"We didn't have books," Blaze Starr said of growing up poor. "We lived in the wilderness. No neighbors that read had any books." Education, let alone material comforts, was not an option for many of these young girls.
Chorus girl Helen "Bingo" Bingler was raised by a "wicked" stepmother. She had four teeth knocked out by a broom handle," explained her daughter Helen Imbrugia. "She was a showgirl. And she had an act herself where she bent over backwards on a chair and would drink water. When she worked with Abbott and Costello, they nicknamed her Bingo. I think what she wanted to do was marry and have children. But it was mainly to get out of the poor situation she was in."
Many of the strippers made something of their lives, earning more than they could have as a secretary or waitress. They traveled, met new people, learned to take care of themselves, and provided for their families. From the beginning, even though they knew they may eventually benefit from being in burlesque shows, the first time they stripped on stage was seldom easy.
"But you get used to it," Lady Midnight told me. She had had an abusive husband she needed to get away from. Her grandfather had been a black-face comedian, her mom was a singer and dancer, and her father a top banana of note. Her father offered her a job working in his club to escape her situation.
"Because I worked in black light," Candy Cotton laughed, "I really truly believed they couldn't see me." She said she "clothed" herself in darkness.
Lorraine Lee added, "I really didn't show anything."
It didn't matter.
For the audience, a burlesque show was a place to forget one's troubles during the Depression and an escape for the troops that packed houses during World War II.
Like any industry, though, burlesque was economically driven. "It was a time where people couldn't get work anywhere else," Alan Alda explained. His father was Robert Alda, a popular straight man and singer.
Most performers worked hard, but seldom grew rich. Some headliners (the star strippers) like Lili St. Cyr commanded as much as $5,000 a week in 1950 (before dying broke and in obscurity). But the majority never earned anywhere near that.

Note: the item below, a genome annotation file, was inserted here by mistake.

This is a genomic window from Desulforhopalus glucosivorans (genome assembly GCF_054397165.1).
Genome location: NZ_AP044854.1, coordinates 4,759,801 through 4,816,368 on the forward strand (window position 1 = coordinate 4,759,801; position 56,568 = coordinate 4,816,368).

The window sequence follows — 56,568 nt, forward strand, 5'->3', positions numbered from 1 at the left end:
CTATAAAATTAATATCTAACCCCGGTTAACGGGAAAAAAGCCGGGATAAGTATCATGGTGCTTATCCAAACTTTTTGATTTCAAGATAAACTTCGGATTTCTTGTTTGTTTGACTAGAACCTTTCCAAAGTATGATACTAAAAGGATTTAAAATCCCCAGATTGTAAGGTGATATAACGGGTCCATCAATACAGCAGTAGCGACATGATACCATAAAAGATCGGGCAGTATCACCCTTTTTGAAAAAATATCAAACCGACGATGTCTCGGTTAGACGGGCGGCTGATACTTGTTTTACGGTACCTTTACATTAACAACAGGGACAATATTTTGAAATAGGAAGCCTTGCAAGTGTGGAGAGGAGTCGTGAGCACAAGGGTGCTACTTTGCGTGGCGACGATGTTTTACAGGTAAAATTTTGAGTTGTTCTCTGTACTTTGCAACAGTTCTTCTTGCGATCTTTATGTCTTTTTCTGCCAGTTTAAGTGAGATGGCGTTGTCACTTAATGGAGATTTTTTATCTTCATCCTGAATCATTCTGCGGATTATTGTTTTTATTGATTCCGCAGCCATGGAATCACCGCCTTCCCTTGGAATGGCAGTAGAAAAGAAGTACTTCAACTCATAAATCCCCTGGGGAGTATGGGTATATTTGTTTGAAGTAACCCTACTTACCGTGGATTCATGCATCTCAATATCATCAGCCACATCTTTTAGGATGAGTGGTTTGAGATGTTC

Still stripping in her seventies, Tempest Storm boasted that burlesque brought her the ability to travel and a lifetime of "minks, sables, big homes, big cars, Rolls Royces. I have no complaints." She was still able to earn thousands of dollars performing when I interviewed her in 2006.
"It was called the poor man's musical comedy," producer of This Was Burlesque Mike Iannucci told me, fresh off dialysis. I interviewed Mike in the New Jersey apartment that he had shared with his late wife and legendary burly queen Ann Corio.
Mike was my toughest interview. He was very ill in 2006, but had graciously agreed to speak with me. I later discovered Mike was a controversial producer — some vehemently despised him, claiming he took advantage of the performers in his show. There was no denying, however, that he was an expert on burlesque and that he loved and missed his "Annie." During our conversation, he would sometimes stare longingly toward a portrait of his wife by Alberto Vargas, the Peruvian "pinup painter." Mike died two years after our interview.
"During the '20s, '30s, and '40s burlesque was king," said Mike. "At its height, burlesque was the most popular form of entertainment offered across the country. Men and women went to the shows. During the Depression, there was no other affordable entertainment for working-class people."
"It was a clean show," Mike emphasized. Burlesque employed thousands, entertained more, and brought in enough money to keep Broadway alive. When I asked Betty Rowland, the "Ball of Fire," former stripper, and one of the last surviving "Queens," if there had been a stigma when she worked, she said "No. Because everyone was working in it."
"It was fabulous, ... gaudy," said Dixie Evans. When the average man went to a burly show, "he could laugh. And let me tell you, there was nothing to laugh about in the '30s. But to fall into one of those shows ..."
Alexandra the Great "48," a stripper, said, "There was a time when you could fill an opera house with two thousand people, beautifully dressed." Couples and women alone went to the burly houses. Dixie recalled Wednesday afternoons when the strippers had to serve tea to the ladies in the audience.
"Early burlesque was a family entertainment. That's hard to believe, but it was," recalled Alan Alda.
In the 1930s, burlesque branched out into nightclubs and cafés "because of the shutdown [by LaGuardia]," said Rachel Shteir.
Shows were filled with an extravaganza of beauties, fresh-faced showgirls in barely-there costumes. They featured excellent singers, talented comedians, specialty acts, an emcee, and musicians. The large casts sometimes performed as many as four shows a day, seven days a week. "I don't remember a day off," said Alexandra the Great.
"If we have a day off, we're washing our costumes," Betty Rowland added.
They were a group of entertainers who spent the majority of the year traveling together by train. "They were a bunch of people who loved trooping around with each other and making people laugh, making one another laugh," said Alda.